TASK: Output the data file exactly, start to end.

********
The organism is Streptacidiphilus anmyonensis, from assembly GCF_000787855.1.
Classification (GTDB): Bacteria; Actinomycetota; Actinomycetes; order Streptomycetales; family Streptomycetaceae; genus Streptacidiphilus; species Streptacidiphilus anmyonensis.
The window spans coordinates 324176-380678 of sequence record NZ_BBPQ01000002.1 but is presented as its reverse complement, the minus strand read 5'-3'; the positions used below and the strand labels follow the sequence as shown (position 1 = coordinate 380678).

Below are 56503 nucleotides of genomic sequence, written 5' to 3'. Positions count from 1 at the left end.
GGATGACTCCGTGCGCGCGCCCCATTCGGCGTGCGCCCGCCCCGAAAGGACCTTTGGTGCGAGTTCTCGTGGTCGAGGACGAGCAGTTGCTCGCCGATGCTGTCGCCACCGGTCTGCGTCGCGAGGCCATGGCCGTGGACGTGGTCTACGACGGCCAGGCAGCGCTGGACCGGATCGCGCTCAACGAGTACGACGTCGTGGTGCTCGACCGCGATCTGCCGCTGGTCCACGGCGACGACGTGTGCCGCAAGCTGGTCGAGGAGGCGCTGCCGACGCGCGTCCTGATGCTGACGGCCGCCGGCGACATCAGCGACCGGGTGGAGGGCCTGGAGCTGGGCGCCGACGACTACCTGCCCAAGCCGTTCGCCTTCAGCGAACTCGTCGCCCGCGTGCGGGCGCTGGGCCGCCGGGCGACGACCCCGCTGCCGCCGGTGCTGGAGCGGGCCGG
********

The organism is Streptacidiphilus anmyonensis, from assembly GCF_000787855.1.
Classification (GTDB): Bacteria; Actinomycetota; Actinomycetes; order Streptomycetales; family Streptomycetaceae; genus Streptacidiphilus; species Streptacidiphilus anmyonensis.
The window spans coordinates 324176-380678 of sequence record NZ_BBPQ01000002.1 but is presented as its reverse complement, the minus strand read 5'-3'; the positions used below and the strand labels follow the sequence as shown (position 1 = coordinate 380678).

Below are 56503 nucleotides of genomic sequence, written 5' to 3'. Positions count from 1 at the left end.
GGATGACTCCGTGCGCGCGCCCCATTCGGCGTGCGCCCGCCCCGAAAGGACCTTTGGTGCGAGTTCTCGTGGTCGAGGACGAGCAGTTGCTCGCCGATGCTGTCGCCACCGGTCTGCGTCGCGAGGCCATGGCCGTGGACGTGGTCTACGACGGCCAGGCAGCGCTGGACCGGATCGCGCTCAACGAGTACGACGTCGTGGTGCTCGACCGCGATCTGCCGCTGGTCCACGGCGACGACGTGTGCCGCAAGCTGGTCGAGGAGGCGCTGCCGACGCGCGTCCTGATGCTGACGGCCGCCGGCGACATCAGCGACCGGGTGGAGGGCCTGGAGCTGGGCGCCGACGACTACCTGCCCAAGCCGTTCGCCTTCAGCGAACTCGTCGCCCGCGTGCGGGCGCTGGGCCGCCGGGCGACGACCCCGCTGCCGCCGGTGCTGGAGCGGGCCGG